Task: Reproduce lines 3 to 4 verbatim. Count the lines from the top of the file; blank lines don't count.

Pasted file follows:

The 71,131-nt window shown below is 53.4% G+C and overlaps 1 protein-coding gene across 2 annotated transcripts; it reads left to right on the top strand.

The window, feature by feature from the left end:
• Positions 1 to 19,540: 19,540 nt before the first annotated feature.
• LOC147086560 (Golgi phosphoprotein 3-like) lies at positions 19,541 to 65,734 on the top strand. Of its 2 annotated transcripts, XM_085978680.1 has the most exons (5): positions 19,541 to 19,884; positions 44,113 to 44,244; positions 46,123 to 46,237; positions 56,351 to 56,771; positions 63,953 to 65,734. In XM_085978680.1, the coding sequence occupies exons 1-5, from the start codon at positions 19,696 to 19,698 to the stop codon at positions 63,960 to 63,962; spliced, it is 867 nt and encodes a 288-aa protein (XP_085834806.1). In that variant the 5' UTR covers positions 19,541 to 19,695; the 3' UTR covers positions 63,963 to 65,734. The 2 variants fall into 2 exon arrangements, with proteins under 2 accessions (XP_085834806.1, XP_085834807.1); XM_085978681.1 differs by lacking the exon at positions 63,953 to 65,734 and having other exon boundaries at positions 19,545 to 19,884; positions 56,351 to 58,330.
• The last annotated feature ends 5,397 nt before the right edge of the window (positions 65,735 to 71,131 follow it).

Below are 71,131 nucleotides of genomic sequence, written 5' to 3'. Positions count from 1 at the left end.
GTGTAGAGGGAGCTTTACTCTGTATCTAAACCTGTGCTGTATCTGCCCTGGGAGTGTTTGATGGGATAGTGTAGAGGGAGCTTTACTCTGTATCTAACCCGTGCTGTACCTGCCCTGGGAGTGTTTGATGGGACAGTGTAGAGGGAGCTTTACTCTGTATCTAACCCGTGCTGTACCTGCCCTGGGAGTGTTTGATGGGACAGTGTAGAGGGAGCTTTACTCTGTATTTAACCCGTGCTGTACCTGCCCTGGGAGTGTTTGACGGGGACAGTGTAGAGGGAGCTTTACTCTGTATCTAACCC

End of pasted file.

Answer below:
• Positions 1 to 19,540: 19,540 nt before the first annotated feature.
• LOC147086560 (Golgi phosphoprotein 3-like) lies at positions 19,541 to 65,734 on the top strand. Of its 2 annotated transcripts, XM_085978680.1 has the most exons (5): positions 19,541 to 19,884; positions 44,113 to 44,244; positions 46,123 to 46,237; positions 56,351 to 56,771; positions 63,953 to 65,734. In XM_085978680.1, the coding sequence occupies exons 1-5, from the start codon at positions 19,696 to 19,698 to the stop codon at positions 63,960 to 63,962; spliced, it is 867 nt and encodes a 288-aa protein (XP_085834806.1). In that variant the 5' UTR covers positions 19,541 to 19,695; the 3' UTR covers positions 63,963 to 65,734. The 2 variants fall into 2 exon arrangements, with proteins under 2 accessions (XP_085834806.1, XP_085834807.1); XM_085978681.1 differs by lacking the exon at positions 63,953 to 65,734 and having other exon boundaries at positions 19,545 to 19,884; positions 56,351 to 58,330.